Welcome to my 2008 Beijing Olympics ten-year flashback series. The authorities spent a great deal of energy encouraging citizens to put their best foot forward. How successful were they? My results from a one-hour non-scientific study.
[Originally posted August 19, 2008]
More than a few of my long-term expatriate friends lamented that Olympics visitors would miss the “real Beijing” and instead find a city where the air would be clean, the traffic lighter and more orderly, the streets beautified, and the minutiae that give this city its character eliminated.
Beijing has tried to put on its “best face”, especially around stadiums and tourist sites—new edifices adorn the city, a jungle of flowers decorate its sidewalks, and rare is the beggar found on them. The new subway line, shiny road signs, and posters and banners are all part of the package.
But if Beijing has cleaned house, it has also left dirt in the corners, smudges on the windows, and a few bags of garbage in the kitchen.
The air is still dodgy. The traffic, while lighter, clearly demonstrates the “might is right” and “pedestrian last” principles of local motorists. See this video of traffic at Workers Stadium’s east gate:
And minor annoyances yet abound: every fifth taxi driver sports a bad attitude, every other person tries to get into the elevator before the people inside can get out, service is about the same as ever, which means all over the board. And don’t even get me started on the food at the event venues.
So, while people might be wowed by The Great Wall, happy with the Beijing duck, impressed by the friendliness of most people, and amazed by the beer prices at corner stores, they will also see some of the nitty and the gritty.
I live beside Workers Stadium, and here are observations made during a one-hour walk on a night featuring two football matches inside:
- As I leave my apartment building, the security guards say bye and I pass some residents who smile at me.
- Down the street, some tourists take photos of security guards who squat on a sidewalk and eat from foam lunch boxes.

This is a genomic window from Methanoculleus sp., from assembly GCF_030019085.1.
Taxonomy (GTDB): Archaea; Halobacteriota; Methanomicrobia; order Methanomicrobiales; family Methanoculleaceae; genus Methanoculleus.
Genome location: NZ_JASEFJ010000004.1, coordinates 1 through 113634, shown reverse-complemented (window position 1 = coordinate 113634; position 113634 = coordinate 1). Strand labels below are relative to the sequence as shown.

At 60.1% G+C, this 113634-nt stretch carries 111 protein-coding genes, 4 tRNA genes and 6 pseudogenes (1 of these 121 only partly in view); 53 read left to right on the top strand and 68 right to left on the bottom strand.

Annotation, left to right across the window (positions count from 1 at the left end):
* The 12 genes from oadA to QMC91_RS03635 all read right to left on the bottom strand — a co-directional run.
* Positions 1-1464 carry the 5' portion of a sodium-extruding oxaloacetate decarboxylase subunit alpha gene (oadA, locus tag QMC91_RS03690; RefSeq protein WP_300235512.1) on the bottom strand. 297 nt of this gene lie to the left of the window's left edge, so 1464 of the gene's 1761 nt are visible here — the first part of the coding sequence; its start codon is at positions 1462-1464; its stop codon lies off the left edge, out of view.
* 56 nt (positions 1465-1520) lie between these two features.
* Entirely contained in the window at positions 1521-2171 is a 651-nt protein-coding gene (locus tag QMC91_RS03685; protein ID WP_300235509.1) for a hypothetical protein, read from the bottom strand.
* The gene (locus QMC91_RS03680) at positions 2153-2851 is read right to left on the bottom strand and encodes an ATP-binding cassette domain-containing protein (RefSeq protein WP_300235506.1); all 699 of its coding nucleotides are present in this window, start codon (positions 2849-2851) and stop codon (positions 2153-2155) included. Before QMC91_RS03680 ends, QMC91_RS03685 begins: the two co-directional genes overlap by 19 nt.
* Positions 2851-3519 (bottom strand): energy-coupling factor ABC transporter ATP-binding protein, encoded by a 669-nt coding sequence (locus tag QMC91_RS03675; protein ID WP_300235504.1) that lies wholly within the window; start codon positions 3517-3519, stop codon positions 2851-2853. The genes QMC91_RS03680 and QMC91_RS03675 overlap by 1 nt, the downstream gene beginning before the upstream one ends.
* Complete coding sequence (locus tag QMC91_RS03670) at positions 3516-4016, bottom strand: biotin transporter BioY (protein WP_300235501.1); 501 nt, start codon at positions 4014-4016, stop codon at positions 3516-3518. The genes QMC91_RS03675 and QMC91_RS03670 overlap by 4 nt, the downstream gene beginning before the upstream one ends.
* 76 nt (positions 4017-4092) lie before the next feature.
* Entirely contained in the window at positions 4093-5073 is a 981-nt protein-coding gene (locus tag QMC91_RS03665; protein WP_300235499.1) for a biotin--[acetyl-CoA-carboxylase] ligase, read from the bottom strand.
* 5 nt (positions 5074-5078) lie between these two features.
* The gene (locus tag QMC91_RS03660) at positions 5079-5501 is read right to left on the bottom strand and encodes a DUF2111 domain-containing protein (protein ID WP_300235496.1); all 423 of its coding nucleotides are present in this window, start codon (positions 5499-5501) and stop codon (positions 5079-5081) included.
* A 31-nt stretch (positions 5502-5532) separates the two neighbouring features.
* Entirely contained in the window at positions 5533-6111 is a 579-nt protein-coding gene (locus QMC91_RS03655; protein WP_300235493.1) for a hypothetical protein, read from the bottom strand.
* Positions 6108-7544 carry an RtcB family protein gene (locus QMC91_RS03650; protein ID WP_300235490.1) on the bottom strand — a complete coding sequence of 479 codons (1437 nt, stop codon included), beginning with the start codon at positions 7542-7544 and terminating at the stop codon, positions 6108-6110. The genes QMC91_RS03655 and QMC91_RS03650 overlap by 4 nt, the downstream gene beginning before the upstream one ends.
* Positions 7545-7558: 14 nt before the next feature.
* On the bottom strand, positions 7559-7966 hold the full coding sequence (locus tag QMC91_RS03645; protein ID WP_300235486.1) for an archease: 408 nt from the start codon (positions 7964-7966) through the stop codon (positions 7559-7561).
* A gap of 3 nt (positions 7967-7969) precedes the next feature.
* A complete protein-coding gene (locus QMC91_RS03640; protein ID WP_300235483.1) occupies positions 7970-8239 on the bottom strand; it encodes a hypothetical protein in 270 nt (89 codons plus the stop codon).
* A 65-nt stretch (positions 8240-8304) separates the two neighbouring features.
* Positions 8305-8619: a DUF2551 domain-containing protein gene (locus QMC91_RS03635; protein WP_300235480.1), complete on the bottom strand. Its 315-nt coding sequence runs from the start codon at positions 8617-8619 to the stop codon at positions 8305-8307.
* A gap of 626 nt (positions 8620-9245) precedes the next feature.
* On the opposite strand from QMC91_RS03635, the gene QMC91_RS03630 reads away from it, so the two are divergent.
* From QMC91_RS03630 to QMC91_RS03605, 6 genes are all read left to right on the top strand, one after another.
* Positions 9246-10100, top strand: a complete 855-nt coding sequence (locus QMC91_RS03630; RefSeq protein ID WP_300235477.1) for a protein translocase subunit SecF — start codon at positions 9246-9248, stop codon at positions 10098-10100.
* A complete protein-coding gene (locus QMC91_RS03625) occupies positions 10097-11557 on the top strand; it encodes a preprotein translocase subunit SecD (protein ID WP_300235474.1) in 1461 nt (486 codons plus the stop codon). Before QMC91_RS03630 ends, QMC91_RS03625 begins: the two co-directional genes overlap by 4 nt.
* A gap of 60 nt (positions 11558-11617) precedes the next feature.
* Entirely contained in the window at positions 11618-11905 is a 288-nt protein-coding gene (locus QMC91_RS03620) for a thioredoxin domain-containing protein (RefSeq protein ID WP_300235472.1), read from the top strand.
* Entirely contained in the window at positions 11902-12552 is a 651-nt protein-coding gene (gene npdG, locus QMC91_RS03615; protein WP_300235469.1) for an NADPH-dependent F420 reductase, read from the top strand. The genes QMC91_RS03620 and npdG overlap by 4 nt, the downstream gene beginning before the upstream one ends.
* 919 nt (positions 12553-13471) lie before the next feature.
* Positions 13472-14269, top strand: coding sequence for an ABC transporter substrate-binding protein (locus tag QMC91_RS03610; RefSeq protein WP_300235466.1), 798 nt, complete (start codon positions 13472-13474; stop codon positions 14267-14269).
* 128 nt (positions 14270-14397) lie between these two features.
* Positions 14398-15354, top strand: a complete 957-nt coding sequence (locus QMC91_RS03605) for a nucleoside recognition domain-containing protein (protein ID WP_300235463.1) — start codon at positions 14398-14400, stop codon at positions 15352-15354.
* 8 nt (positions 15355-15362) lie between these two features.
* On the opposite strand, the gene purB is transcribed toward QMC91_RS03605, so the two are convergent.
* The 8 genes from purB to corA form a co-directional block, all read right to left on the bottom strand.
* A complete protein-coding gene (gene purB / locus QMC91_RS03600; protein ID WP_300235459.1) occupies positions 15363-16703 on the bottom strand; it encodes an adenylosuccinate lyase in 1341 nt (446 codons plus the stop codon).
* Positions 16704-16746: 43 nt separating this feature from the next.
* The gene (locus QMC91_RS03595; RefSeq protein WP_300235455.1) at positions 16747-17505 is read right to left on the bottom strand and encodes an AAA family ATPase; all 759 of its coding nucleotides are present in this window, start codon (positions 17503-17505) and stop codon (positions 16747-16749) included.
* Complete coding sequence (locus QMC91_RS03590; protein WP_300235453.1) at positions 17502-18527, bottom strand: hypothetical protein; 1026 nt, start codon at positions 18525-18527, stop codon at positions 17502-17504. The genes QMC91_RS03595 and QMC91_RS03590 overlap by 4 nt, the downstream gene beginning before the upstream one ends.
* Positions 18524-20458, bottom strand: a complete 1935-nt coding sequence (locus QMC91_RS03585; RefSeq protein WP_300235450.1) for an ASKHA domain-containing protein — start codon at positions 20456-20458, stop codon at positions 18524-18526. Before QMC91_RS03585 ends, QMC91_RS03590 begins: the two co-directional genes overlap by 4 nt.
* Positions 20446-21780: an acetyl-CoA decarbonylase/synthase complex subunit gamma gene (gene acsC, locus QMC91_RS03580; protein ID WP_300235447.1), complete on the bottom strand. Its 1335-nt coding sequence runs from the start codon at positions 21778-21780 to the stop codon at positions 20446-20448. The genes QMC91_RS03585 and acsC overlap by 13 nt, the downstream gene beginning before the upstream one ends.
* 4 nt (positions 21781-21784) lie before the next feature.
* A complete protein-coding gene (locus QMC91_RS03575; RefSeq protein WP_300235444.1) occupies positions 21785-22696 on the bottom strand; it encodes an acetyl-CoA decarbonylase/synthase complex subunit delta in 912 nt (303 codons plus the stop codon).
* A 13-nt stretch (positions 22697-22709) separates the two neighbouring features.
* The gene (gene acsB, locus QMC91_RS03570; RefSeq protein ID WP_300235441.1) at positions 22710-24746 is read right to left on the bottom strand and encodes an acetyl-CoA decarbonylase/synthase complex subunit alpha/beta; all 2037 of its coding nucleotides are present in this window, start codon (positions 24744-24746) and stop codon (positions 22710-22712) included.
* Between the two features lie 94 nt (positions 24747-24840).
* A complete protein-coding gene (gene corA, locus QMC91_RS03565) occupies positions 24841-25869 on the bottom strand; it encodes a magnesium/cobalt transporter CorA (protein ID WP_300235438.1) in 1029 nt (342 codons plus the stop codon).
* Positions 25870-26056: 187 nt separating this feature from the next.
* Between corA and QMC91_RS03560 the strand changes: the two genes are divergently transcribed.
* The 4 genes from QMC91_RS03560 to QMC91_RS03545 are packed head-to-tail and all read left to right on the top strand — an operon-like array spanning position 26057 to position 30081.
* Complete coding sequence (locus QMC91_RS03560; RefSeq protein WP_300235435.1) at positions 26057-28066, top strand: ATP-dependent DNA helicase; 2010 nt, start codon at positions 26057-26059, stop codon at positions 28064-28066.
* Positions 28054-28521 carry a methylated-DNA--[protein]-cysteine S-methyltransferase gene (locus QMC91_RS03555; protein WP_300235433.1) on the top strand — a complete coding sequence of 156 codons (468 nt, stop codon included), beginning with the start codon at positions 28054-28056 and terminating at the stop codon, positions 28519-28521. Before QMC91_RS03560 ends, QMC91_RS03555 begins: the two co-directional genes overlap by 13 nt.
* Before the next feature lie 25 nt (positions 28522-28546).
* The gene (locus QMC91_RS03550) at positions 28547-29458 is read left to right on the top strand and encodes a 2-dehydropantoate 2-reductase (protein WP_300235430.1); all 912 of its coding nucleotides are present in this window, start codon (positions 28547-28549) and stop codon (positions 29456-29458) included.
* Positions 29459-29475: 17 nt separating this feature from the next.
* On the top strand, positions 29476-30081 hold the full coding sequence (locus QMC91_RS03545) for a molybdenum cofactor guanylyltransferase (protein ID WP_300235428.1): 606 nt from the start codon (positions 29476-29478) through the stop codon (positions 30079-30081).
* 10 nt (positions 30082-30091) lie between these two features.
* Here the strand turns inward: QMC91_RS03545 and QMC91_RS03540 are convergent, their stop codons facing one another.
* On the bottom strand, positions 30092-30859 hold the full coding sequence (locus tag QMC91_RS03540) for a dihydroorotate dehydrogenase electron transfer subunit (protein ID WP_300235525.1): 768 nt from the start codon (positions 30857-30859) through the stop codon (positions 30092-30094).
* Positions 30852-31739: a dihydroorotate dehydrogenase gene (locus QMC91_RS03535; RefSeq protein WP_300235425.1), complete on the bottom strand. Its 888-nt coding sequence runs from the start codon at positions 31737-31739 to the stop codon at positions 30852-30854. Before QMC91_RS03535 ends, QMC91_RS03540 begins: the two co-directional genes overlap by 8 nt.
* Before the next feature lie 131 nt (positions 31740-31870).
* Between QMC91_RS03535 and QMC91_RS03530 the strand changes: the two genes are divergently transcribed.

- Cars drive down the bicycle lanes, with drivers beeping for everyone to get out of their way.
- More than 50 people huddle around a TV outside UBC Coffee for a men’s basketball game: they cheer wildly when China scores and utter a collective despondent “ai ya” when Spain scores, doubly intense when the game goes to overtime. The manager would no doubt be happier if more than a handful of these people bought anything.
- Traffic is heavy and cars do U-turns through a crosswalk, leaving an island of worried-looking tourists stranded in the middle.
- Happy locals talk at a volume most Westerners would find annoying.
- As I pass a restaurant, a friendly employee shouts and asks if I have had dinner yet. At another spot I frequent, one of the managers gives me a wave.
- A tricycle piled meters high with giant bags of recyclable plastic slowly but surely moves along the crowded street.
- I serve as photographer for several groups of locals in front of the stadium. Hundreds of people are in front of the north gate—most are having a great time.
- A team from AC Nielsen surveys people about the Games. Do you agree this is a Green Olympics? A High-tech Olympics? A People’s Olympics? They give me a handy fan for my troubles.
- A group of 30 Nigerians with trumpets sing and dance outside the stadium to the delight of the crowd.
- A motorcyclist drives by with his young daughter behind him and even younger son squatting on the footrest—none wear a helmet. A police officer gives a warning, then waves them on.
- A bus beats a red light by careening through an intersection, missing some pedestrians by about a meter, while a taxi piles in behind. The three passengers inside—all foreigners and wearing Olympic badges—look apologetic and embarrassed.
- An old man with a plastic basin of water washes his arms and face beside a small building a hundred meters from the stadium as tourists pass.
- Several locals and tourists look for boxing tickets and finally find a seller: RMB100 per seat. Buyers and sellers alike satisfied.
There you have a mix of what makes China interesting (the energy, the people, the minutia of daily life) and frustrating (the traffic: the noise, and, for an encore, the traffic). Thus, even outside one of the Olympic stadiums, the average visitor gets at least a few peaks into what makes people alternatively smile with glee and pull their hair out in Beijing.